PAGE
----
Of Christmases Past

Sara Etgen-Baker

© Copyright 2023 by Sara Etgen-Baker
Dave amd Sara at tje Christmas tree.
                                           Dave amd Sara at tje Christmas tree.

It gradually turned chilly between Thanksgiving and Christmas. Although Frosty the Snowman rarely visited our part of Texas, his pal, Jack Frost, surely did. He wafted his way through the drafty house, chased by welcome bursts of heat from the floor furnace—a square metal floor grate that funneled heat from the living room to the rest of the house. Mom and dad called it the ‘register.’ When those chilly days arrived, my brothers and I hustled towards it wrapped in the welcome arms of warmth stretching from the ‘register.’

The holiday season, those frosty weeks between Thanksgiving and Christmas, were filled with a host of memorable sights and sounds: smelling the aroma of Mother’s baking emanating from her tiny kitchen; drinking creamy hot cocoa with marshmallows; eating Mother’s gooey cinnamon rolls and savoring the taste; bundling up in my coat before slipping my hands into my white fur hand muff and walking to the downtown square where Santa always appeared; and inhaling the sweet pine smell of our Christmas tree, to name just a few.

No matter how many years we celebrated, the holiday season was always as fresh and new as the scent radiating from the tree that stood in the corner of our living room. The royally dressed fir beamed like a high school senior just crowned Homecoming Queen. Her dress, a basic forest green, shone with multi-colored jewels and ribbons of tinsel. In her hair, she wore a whispering angel tiara. At her feet, were six ladies-in-waiting, poinsettias dressed in bright red velvet. Here and there in a protected pocket of her branches hung precious ornaments, vintage glass ornaments from my grandparent’s attic. In the quiet of holiday evenings, I often stood before her, enchanted by her royal presence, intoxicated by the swirl of her perfume.

During the holiday season, Mother made what I called ‘her cakes without icing.’ I perched on a stool watching her as she blended together a heavy batter filled with chopped figs, walnuts, pecans, dates, and colorful candied fruit. I listened to Christmas music and patiently waited—the smell of nutmeg, cinnamon, and dark molasses wafting through the air. Three hours later, the fruitcakes emerged from the oven only to be doused with peach brandy, wrapped in cheesecloth, and then stored for consumption weeks later.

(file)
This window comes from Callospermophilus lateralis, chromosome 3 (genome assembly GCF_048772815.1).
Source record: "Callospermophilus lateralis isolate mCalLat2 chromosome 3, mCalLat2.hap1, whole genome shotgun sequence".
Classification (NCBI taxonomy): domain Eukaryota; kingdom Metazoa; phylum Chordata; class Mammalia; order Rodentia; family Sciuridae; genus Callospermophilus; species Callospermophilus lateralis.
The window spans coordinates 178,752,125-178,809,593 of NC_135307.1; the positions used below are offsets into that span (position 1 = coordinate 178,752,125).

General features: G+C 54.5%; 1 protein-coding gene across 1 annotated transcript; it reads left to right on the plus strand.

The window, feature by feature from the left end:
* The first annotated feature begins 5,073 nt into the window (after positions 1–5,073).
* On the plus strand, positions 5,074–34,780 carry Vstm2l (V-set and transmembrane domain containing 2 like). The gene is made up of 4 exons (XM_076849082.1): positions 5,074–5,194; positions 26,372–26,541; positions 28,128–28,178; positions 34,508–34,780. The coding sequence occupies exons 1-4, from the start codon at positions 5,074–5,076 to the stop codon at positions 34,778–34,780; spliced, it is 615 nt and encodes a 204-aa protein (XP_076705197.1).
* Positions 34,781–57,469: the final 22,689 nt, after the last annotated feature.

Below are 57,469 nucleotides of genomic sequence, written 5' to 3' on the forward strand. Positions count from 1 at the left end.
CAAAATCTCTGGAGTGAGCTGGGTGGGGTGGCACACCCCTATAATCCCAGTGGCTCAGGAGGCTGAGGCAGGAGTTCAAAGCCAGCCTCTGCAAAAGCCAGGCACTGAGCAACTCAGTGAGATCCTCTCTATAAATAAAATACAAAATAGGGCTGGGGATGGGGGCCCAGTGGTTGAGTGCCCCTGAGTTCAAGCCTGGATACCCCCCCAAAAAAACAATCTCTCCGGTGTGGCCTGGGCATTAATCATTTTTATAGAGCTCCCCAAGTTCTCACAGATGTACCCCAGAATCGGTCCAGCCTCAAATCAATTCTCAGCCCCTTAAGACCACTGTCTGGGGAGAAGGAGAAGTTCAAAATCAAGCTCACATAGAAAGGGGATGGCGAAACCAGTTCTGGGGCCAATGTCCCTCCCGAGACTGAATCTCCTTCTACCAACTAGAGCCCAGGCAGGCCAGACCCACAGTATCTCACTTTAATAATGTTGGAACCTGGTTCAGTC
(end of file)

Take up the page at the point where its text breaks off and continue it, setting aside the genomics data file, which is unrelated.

During those weeks, I pestered Mother. “Are they done yet?”

No, not yet. Be patient. Homemade fruitcake needs to ripen before it can be eaten. It gets better with age.”

Christmas Eve we delved into our Christmas stockings, plump as Santa himself, with candy canes peeking over the edges. Fudge, cookies, the traditional Christmas orange, tiny trinkets, and surprises spilled out until at the very toe was a special treat—a sparkling silver dollar. Before going to bed, we were each given another treat—a single slice of Mother’s ripened, brandy-soaked fruitcake topped with a generous dollop of thick whipped cream. I always ate my slice slowly, letting the flavors linger in my mouth secretly wishing the holidays would last forever.

Christmas morning my eyes opened to the sound of Mother flipping pancakes on the griddle. Everyone assembled at the table and devoured those pancakes covering them in hot sticky syrup and slathering them in butter. The house was filled with merriment, talking, and laughing. Once our bellies were full, we rushed into the living room and let the wrapping paper fly. We made weak attempts to wait and watch while other family members opened their presents, but as the time passed we lost our self-control.

Here’s another one for you,” Mother said on Christmas morning, handing me a package. I looked at it, baffled. Having spent so much time examining the presents underneath the tree, I recognized this one. But it hadn’t been mine. It was Mother’s. A new label had been put on it, with my name written in Mother’s handwriting.

Open it! Let’s see what it is!” Mother exclaimed, a joyful look crossing her face---a look I really didn’t understand.

I ripped off the paper revealing a set of hot hair rollers. I was flabbergasted; for in my 12-year-old world, receiving far outweighed giving. Mother’s selfless act was simply incomprehensible to me. Tears filled my eyes as I recognized how much Mother must love me to give up her Christmas so I could have another present.

Although I remember many of my childhood Christmases, I fondly remember that particular Christmas because it had a tremendous impact on me. I understood for the first time that Mother wasn’t ‘giving up her Christmas.’ Rather, she found greater joy in giving. In so doing, she taught me that giving is truly better than receiving. The true magic of Christmas is in the giving

Contact Sara

(Unless you type the author's name
in the subject line of the message
we won't know where to send it.)

Sara's story list and biography

Book Case

Home Page

The Preservation Foundation, Inc., A Nonprofit Book Publisher